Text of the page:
On November 9, 2018 at 3 p.m., in the Sandoval County Commission Chambers, two national subject experts will provide a public education session on wildlife fertility control and Porcine Zona Pellucida, or PZP.
PZP is considered the industry standard fertility control vaccine that has been successfully used in wild horse populations for decades. It was developed by the late Dr. Jay Kirkpatrick with whom both presenters worked closely. Presenting at the free public education session will be:
- Dr. Allen Ruthberg
- Dr. John Turner Jr.
Dr. Allen Ruthberg is the Director of the Center for Animals and Public Policy (CAPP) and Research Associate Professor in the Department of Biomedical Sciences at the Cummings School of Veterinary Medicine at Tufts University. Trained as a Behavioral Ecologist, in 1984 he earned his Ph.D. in Zoology at the University of Washington, Seattle, and carried out a series of field studies on behavior and reproduction in American bison and wild horses.
After seven years of teaching undergraduate Biology at Vassar College and elsewhere, Dr. Ruthberg joined The Humane Society of the United States (HSUS) as Senior Scientist for wildlife and habitat protection, where he served from 1991 to 2000. While at the HSUS, he acted as a subject expert and public advisor for the protection of wild horses, endangered species, and urban wildlife, especially white-tailed deer, and he served a two-year term on the BLM’s Wild Horse and Burro Advisory Board (1998 – 2000). At HSUS he also initiated filed studies of immunocontraceptive vaccines for the non-lethal control of deer and wild horse populations, work he’s continued since joining the Cummings School faculty in 2000.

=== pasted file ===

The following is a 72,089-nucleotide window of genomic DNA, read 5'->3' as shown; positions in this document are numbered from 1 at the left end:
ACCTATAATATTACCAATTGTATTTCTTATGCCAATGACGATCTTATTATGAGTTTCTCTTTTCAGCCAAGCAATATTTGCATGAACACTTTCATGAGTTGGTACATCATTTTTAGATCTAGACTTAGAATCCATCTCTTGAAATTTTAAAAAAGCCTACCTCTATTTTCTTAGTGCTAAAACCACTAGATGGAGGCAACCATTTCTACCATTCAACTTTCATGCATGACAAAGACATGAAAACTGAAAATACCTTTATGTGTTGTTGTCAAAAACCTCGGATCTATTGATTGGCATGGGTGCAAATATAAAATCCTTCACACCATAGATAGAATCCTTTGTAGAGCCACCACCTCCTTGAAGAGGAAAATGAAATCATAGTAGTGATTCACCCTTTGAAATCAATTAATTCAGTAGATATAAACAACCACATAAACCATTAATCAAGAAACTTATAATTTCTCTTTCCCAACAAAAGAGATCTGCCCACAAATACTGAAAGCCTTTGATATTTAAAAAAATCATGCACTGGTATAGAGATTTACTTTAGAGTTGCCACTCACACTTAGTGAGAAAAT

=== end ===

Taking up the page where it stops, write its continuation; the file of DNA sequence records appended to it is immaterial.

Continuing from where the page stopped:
Dr. Ruthberg is the author or co-author of two dozen published papers and book chapters on the use of immunocontraception in deer and wild horse populations, and edited the 2005 book, Humane Wildlife Solutions: The Role of Immunocontraception, published by HSUS Press.
As Director of CAPP’s M.S, degree program in Animals and Public Policy, Dr. Ruthberg nurtures and guides student research projects related to human-wildlife relationships. Student projects have broadened into research collaborations focusing on how wild horses removed from the range successfully transition from their wild state, and how perceptions of deep and deer management are affected by exposure to or participation in immunocontraception projects.
Dr. John Turner, Jr. is an endocrinologist (PhD, Cornell University; Postdoctoral training, UCLA) with extensive expertise in reproductive biology and stress physiology. He is a Professor of Physiology engaged in teaching and research at the University of Toledo College of Medicine (UTCOM) and his research endeavors have included pioneering research in the field of wildlife contraception, effects of the chronically deteriorating habitats on stress levels of wildlife and fish and the psychophysiology of human stress-related disorder and their treatment. He has extensive filed experience with wild horses and he has been heavily involved in the development and testing of PZP-22 controlled-release contraceptive vaccine and its applications. Dr. Turner has received multiple awards for his work, including the United States Forest Service Chief Award in 2005, and he has published more than 40 peer-reviewed publications in PZP-based research.